R.I.P. Patricia MacLachlan

My Patricia MacLachlan books

Patricia MacLachlan passed away on March 31st at the age of 84.  She has crossed the Rainbow Bridge to be with her dogs, especially those in her books.  It has taken me some time to write this blog post because I knew her.   She was a remarkable woman and a terrific writer.  Her stories were the ‘I-can’t-put-the-book-down’ books.

It Happened Like This…

It’s 1986.  Our daughter is in third grade, and her required reading is Sarah, Plain and Tall.  I took her copy and read it over the weekend.  I was moved.  I cried.  I fell in love with this book.  The book still sticks with me.  I’ve read so many books, but this one… no wonder it won the Newbery.

My beloved 1986 copy is on loan.

Years passed.  I had been a teacher for decades, passionate about good children’s books.  I spotted a poster that invited people to hear guest authors speak at Mount Holyoke College.  Patricia MacLachlan was on the list!  I was excited because I had just read her newest book, The Poet’s Dog.  Hubby and I drove out to the college, reading aloud the book in the car along the way.  I often tell people it’s the best 88 pages of literature.  It is!  We found the room for the presentation, and quickly realized the audience was all children’s literature college students.  Boy, did we stick out like a sore thumb.

We stayed.  Thank goodness.

After her presentation people came up front to talk with her and look through her collection of books.  She smiled at my copy of Sarah, Plain and Tall, because it was so old.  I saw on her table of books one that I have, The Iridescence of Birds.  It is about Henri Matisse when he was a child and discovering colors.

“I have this book.  It’s wonderful.  I read it to my class when we learn about France and their artists, like Henri Matisse.  His grandson lives in our town of Groton.”

You could have heard a pin drop.

“Really?  Do you think you could get me his address?  I would love to send him a copy of my book.  Please call me Patty.”

Okay, here I am with an award-winning author, and she wants me to call her Patty.  I wanted to get down on my knees and tell her how Sarah, Plain and Tall changed me.  Instead I said, “The Poet’s Dog should have won the Newbery.”  She smiled.  We both knew it was true.

And that’s how I met Patricia MacLachlan.

As the years went by, I treasured every book Patty wrote.  Each had history, dogs, and stories with some sadness- but written in a way that made me feel good.  Her characters were ‘just like us’.

The Hundred Year Barn incorporates far more than barns.  The family history, and a wedding ring, make the barn come alive.

Nora’s Chicks centers on a family moving from Russia to the prairie.  Adapting to many changes is difficult, yet Nora finds a way.

Snowflakes Fall is a tribute to nature, and all the places snowflakes land.

Wondrous Rex is a dog who helps a writer.

It is hard to type My Father’s Words without a wave of emotion.  A father dies in an unexpected accident, and the children remember his words.  There is no sadness, just a search for understanding.  The youngest child is drawn to a dog shelter, and the story unfolds in a remarkable way, including singing ‘Dona Nobis Pacem’.  The story is told through the older daughter.  It is uplifting, written as only Patricia MacLachlan can do.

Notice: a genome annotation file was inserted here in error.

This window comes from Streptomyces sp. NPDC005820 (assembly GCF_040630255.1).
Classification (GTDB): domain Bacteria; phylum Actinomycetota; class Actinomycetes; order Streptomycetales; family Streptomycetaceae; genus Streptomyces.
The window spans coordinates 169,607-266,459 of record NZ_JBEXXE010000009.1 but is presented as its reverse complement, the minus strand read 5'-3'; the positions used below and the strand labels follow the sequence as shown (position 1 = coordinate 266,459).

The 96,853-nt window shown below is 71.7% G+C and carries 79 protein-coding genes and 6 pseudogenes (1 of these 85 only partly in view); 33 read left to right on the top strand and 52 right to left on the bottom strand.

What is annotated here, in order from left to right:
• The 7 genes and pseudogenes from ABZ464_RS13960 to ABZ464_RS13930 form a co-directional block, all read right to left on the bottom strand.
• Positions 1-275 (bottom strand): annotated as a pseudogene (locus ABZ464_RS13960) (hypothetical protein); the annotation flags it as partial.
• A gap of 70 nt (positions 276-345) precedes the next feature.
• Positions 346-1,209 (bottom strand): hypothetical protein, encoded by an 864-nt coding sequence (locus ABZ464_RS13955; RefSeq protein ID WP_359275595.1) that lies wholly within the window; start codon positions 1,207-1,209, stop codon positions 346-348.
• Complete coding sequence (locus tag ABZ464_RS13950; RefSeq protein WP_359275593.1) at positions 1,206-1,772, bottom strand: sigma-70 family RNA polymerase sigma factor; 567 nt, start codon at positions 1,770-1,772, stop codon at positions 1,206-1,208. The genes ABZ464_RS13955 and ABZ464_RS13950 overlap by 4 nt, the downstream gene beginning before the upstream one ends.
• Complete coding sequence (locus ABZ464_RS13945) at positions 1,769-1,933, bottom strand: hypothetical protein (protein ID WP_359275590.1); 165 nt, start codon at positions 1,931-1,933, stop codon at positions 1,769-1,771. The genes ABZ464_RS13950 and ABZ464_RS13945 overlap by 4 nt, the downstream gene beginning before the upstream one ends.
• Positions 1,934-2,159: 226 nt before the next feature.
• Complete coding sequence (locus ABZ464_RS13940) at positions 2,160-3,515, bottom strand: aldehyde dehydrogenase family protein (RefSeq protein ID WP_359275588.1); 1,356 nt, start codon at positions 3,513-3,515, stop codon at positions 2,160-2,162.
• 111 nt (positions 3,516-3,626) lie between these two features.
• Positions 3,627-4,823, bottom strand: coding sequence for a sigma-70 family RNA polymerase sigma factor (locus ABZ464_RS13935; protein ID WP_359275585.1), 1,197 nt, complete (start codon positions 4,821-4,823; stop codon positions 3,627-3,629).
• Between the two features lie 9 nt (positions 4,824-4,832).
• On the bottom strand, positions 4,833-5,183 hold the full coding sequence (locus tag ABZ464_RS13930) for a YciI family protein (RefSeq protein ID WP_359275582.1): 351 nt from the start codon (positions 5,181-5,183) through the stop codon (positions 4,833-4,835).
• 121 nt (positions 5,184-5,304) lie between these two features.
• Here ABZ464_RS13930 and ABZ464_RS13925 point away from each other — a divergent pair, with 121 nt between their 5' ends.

Prairie Days  begins with, “Where I was born.”  It is a remembrance of yesteryear on the prairie, with details that make us smile.  The illustrations are stunning.  Today I was at the Eric Carle Museum, and there was an original illustration from the book!  The illustration was done in collage.  What a treat to see this!

Thank you Patricia MacLachlan for writing stories that will stick with us and make a difference.  May you rest in peace.


About Jennie

I have been teaching preschool for over thirty years. This is my passion. I believe that children have a voice, and that is the catalyst to enhance or even change the learning experience. Emergent curriculum opens young minds. It's the little things that happen in the classroom that are most important and exciting. That's what I write about. I am highlighted in the the new edition of Jim Trelease's bestselling book, "The Read-Aloud Handbook" because of my reading to children. My class has designed quilts that hang as permanent displays at both the National Liberty Museum in Philadelphia, and the Fisher House at the Boston VA Hospital.
This entry was posted in Book Review, books, children's books, Dogs, Expressing words and feelings, literacy, Particia MacLachlan, reading and tagged , , , , , . Bookmark the permalink.

66 Responses to R.I.P. Patricia MacLachlan

  1. Darlene says:

    A wonderful tribute. How amazing that you got to meet this awesome writer. Something you will never forget. I love her books too, especially The Poets Dog. May she rest in peace among her furry friends.

  2. Ritu says:

    A lovely tribute, Jennie 💛🙏🏼

  3. Such an insightful tribute to a special lady who clearly shared her heart. Thank you Jennie.

  4. srbottch says:

    A wonderful eulogy, Jennie.

  5. Dan Antion says:

    This is a very nice tribute to a wonderful author. Finding the right words had to be hard for you, Jennie – but you did.

  6. Good tribute, Jennie. Your commitment to good children’s books shows.

  7. Norah says:

    What a beautiful post, Jennie, and I thank you for introducing me to Patricia with The Poet’s Dog a few years ago. It is indeed a remarkable book. I enjoyed your short review of her other books and have put The Iridescence of Birds on my to read list. The title is brilliant and I love Matisse’s work, so I know I will enjoy it. Thank you.

    • Jennie says: